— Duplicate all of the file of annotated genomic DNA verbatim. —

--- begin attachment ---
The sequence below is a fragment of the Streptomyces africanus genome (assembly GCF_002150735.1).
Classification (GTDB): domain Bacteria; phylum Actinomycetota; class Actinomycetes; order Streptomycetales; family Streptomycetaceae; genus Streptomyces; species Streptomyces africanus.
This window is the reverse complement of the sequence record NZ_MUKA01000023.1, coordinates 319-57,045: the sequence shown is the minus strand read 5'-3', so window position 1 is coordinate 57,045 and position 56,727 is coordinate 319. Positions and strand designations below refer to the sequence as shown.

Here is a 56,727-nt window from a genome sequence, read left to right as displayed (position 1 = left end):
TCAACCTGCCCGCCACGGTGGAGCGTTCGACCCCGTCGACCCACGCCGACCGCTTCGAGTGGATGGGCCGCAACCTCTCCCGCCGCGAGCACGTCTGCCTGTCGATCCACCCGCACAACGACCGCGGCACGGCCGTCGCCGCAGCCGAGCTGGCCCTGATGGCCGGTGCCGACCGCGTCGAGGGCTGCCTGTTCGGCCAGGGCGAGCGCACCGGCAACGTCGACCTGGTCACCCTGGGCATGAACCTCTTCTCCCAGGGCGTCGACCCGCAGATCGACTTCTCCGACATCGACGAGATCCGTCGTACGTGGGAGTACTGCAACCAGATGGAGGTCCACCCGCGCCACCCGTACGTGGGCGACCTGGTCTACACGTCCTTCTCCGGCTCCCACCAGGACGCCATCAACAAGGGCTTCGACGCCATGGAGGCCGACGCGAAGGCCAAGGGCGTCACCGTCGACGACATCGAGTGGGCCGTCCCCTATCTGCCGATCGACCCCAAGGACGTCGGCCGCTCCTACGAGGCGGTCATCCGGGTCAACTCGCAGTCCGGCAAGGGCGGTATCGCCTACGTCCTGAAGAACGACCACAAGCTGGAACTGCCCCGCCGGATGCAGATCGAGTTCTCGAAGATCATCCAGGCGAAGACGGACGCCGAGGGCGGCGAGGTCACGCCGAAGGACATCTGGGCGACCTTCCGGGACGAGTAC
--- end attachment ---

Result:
The sequence below is a fragment of the Streptomyces africanus genome (assembly GCF_002150735.1).
Classification (GTDB): domain Bacteria; phylum Actinomycetota; class Actinomycetes; order Streptomycetales; family Streptomycetaceae; genus Streptomyces; species Streptomyces africanus.
This window is the reverse complement of the sequence record NZ_MUKA01000023.1, coordinates 319-57,045: the sequence shown is the minus strand read 5'-3', so window position 1 is coordinate 57,045 and position 56,727 is coordinate 319. Positions and strand designations below refer to the sequence as shown.

Here is a 56,727-nt window from a genome sequence, read left to right as displayed (position 1 = left end):
TCAACCTGCCCGCCACGGTGGAGCGTTCGACCCCGTCGACCCACGCCGACCGCTTCGAGTGGATGGGCCGCAACCTCTCCCGCCGCGAGCACGTCTGCCTGTCGATCCACCCGCACAACGACCGCGGCACGGCCGTCGCCGCAGCCGAGCTGGCCCTGATGGCCGGTGCCGACCGCGTCGAGGGCTGCCTGTTCGGCCAGGGCGAGCGCACCGGCAACGTCGACCTGGTCACCCTGGGCATGAACCTCTTCTCCCAGGGCGTCGACCCGCAGATCGACTTCTCCGACATCGACGAGATCCGTCGTACGTGGGAGTACTGCAACCAGATGGAGGTCCACCCGCGCCACCCGTACGTGGGCGACCTGGTCTACACGTCCTTCTCCGGCTCCCACCAGGACGCCATCAACAAGGGCTTCGACGCCATGGAGGCCGACGCGAAGGCCAAGGGCGTCACCGTCGACGACATCGAGTGGGCCGTCCCCTATCTGCCGATCGACCCCAAGGACGTCGGCCGCTCCTACGAGGCGGTCATCCGGGTCAACTCGCAGTCCGGCAAGGGCGGTATCGCCTACGTCCTGAAGAACGACCACAAGCTGGAACTGCCCCGCCGGATGCAGATCGAGTTCTCGAAGATCATCCAGGCGAAGACGGACGCCGAGGGCGGCGAGGTCACGCCGAAGGACATCTGGGCGACCTTCCGGGACGAGTAC